Bentek recently released some interesting data points which, I believe, illustrates one of the pivotal issues to take into consideration when forecasting natural gas prices. Specifically, the difference in IRR between wet and dry plays. As you can see in the below graph based on data from the EIA, dry production averages between 75%-80% of total gas withdrawals.
With current Henry Hub prices ranging around the $4/MMBtu mark, dry producers are still not in the money which, according to Bentek, would require prices in the range of $4.50-$5/MMBtu. On the other hand, wet producers are able to attain 30-40% IRR at prices between $3-$4/MMBtu. The result is what you see below in this (albeit, somewhat dated) chart, which depicts the rise/decline of rig counts by wet and dry:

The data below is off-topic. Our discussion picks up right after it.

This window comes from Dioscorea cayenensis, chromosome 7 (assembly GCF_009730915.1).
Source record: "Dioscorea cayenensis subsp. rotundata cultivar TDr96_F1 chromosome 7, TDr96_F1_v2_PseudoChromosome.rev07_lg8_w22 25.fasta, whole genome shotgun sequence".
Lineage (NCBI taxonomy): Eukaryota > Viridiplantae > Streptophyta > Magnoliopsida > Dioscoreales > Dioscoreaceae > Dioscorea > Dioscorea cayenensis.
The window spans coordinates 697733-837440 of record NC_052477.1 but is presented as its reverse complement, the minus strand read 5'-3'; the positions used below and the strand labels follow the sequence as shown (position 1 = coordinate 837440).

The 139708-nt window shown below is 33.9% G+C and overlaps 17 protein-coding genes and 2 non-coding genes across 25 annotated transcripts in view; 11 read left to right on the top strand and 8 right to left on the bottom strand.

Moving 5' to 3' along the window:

As you can see, at the time there was, understandably, no growth in rig counts in dry-gas focused areas. However, the number of rig increases for liquid-rich areas was booming. This creates a conundrum for major dry producers such as Chesapeake Energy (NYSE:CHK), CONSOL Energy (NYSE:CNX), WPX Energy (NYSE:WPX), and Encana (NYSE:ECA). Producers with major dry assets can't completely shut down their production as they would be shutting down a good chunk of their cash flow. Meanwhile, with 30-40% IRR's, wet producers such as Exxon (NYSE:XOM) have little incentive to curtail production; thus maintaining high levels of supply, which will continue to weigh on prices.
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